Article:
• The Evangelists convoy the same idea of the appearances and disappearances of Out Lord, after his resurrection, u is found in the ancient classics, and still entertuned, concerning the appearances and disappearances of departed persons, or supernatural beings. Our Lord had tiie power to become visible or invisible at pleasure. Luke »ys, M And their eyes were opened, and they knew him; and he vanished out of their sight." Not that he removed tram their vicinity, hut that he became invisible to them. So £neas, in the sack of Troy, was separated from his *ife Creosa, who perished unexpectedly. While he was Marching for her, Virgil makes JEneas say, the mournful gboct and shade of Crcusa appeared before his eyes, her figure larger than the life, and spoke to him. As ho was about to reply to her, and throw his arms around her aeck, ttnu&sque recessit in auras, she vanished into thin air.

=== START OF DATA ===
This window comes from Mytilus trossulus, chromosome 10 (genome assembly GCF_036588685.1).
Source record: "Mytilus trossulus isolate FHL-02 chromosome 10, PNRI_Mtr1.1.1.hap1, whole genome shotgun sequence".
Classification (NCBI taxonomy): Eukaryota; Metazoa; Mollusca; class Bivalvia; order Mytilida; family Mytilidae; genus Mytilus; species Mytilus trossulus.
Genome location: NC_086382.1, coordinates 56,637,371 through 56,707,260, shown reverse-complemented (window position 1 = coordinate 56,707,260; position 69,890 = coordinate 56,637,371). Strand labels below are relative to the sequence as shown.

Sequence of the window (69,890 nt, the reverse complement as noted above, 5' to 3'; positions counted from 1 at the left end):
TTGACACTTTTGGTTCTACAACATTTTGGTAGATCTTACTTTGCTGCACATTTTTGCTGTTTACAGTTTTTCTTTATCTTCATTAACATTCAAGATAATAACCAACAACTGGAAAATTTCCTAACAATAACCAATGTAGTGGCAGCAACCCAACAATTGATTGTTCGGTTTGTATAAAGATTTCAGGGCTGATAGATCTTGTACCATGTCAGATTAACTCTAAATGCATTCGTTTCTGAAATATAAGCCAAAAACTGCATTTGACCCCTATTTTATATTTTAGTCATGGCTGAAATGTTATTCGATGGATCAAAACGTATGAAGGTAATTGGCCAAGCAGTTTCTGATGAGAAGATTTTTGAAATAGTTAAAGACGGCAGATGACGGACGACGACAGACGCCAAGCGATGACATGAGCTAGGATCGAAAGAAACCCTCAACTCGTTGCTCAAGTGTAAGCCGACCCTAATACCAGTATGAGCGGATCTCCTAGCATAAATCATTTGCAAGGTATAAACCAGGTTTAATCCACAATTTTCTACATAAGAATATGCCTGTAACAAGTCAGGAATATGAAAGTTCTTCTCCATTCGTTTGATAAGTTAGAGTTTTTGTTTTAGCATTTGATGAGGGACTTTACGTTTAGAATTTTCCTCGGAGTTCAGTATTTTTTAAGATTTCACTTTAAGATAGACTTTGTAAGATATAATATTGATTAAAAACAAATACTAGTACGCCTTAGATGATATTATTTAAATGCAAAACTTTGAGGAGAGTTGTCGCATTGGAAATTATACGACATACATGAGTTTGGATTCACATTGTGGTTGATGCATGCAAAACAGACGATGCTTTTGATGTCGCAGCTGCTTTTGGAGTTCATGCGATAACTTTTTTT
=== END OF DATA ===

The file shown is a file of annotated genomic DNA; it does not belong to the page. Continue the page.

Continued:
la the same manner, Shakespeare makes the witches nuUh.
Bi.fQ.uo. The earth has bubbles as the water has, And these are of them:—whither are they vanished?
Macbeth. Into the air: and what seemed corporal melted, *J breath into the wind.